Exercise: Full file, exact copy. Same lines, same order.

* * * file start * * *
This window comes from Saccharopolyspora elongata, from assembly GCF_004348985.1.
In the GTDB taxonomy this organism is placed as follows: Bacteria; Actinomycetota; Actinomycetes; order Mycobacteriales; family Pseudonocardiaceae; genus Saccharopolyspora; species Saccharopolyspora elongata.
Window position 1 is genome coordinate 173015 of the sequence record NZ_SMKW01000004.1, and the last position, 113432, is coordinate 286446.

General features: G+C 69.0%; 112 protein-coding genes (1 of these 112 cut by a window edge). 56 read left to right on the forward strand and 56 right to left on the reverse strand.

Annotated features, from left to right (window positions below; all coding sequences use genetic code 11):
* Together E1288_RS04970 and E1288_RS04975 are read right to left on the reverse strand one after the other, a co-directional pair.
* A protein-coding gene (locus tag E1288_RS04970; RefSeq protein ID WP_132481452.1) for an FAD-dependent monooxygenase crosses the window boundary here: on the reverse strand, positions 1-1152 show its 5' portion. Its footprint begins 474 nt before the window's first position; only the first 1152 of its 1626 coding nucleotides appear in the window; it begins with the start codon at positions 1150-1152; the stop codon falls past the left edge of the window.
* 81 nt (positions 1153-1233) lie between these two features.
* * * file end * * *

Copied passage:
This window comes from Saccharopolyspora elongata, from assembly GCF_004348985.1.
In the GTDB taxonomy this organism is placed as follows: Bacteria; Actinomycetota; Actinomycetes; order Mycobacteriales; family Pseudonocardiaceae; genus Saccharopolyspora; species Saccharopolyspora elongata.
Window position 1 is genome coordinate 173015 of the sequence record NZ_SMKW01000004.1, and the last position, 113432, is coordinate 286446.

General features: G+C 69.0%; 112 protein-coding genes (1 of these 112 cut by a window edge). 56 read left to right on the forward strand and 56 right to left on the reverse strand.

Annotated features, from left to right (window positions below; all coding sequences use genetic code 11):
* Together E1288_RS04970 and E1288_RS04975 are read right to left on the reverse strand one after the other, a co-directional pair.
* A protein-coding gene (locus tag E1288_RS04970; RefSeq protein ID WP_132481452.1) for an FAD-dependent monooxygenase crosses the window boundary here: on the reverse strand, positions 1-1152 show its 5' portion. Its footprint begins 474 nt before the window's first position; only the first 1152 of its 1626 coding nucleotides appear in the window; it begins with the start codon at positions 1150-1152; the stop codon falls past the left edge of the window.
* 81 nt (positions 1153-1233) lie between these two features.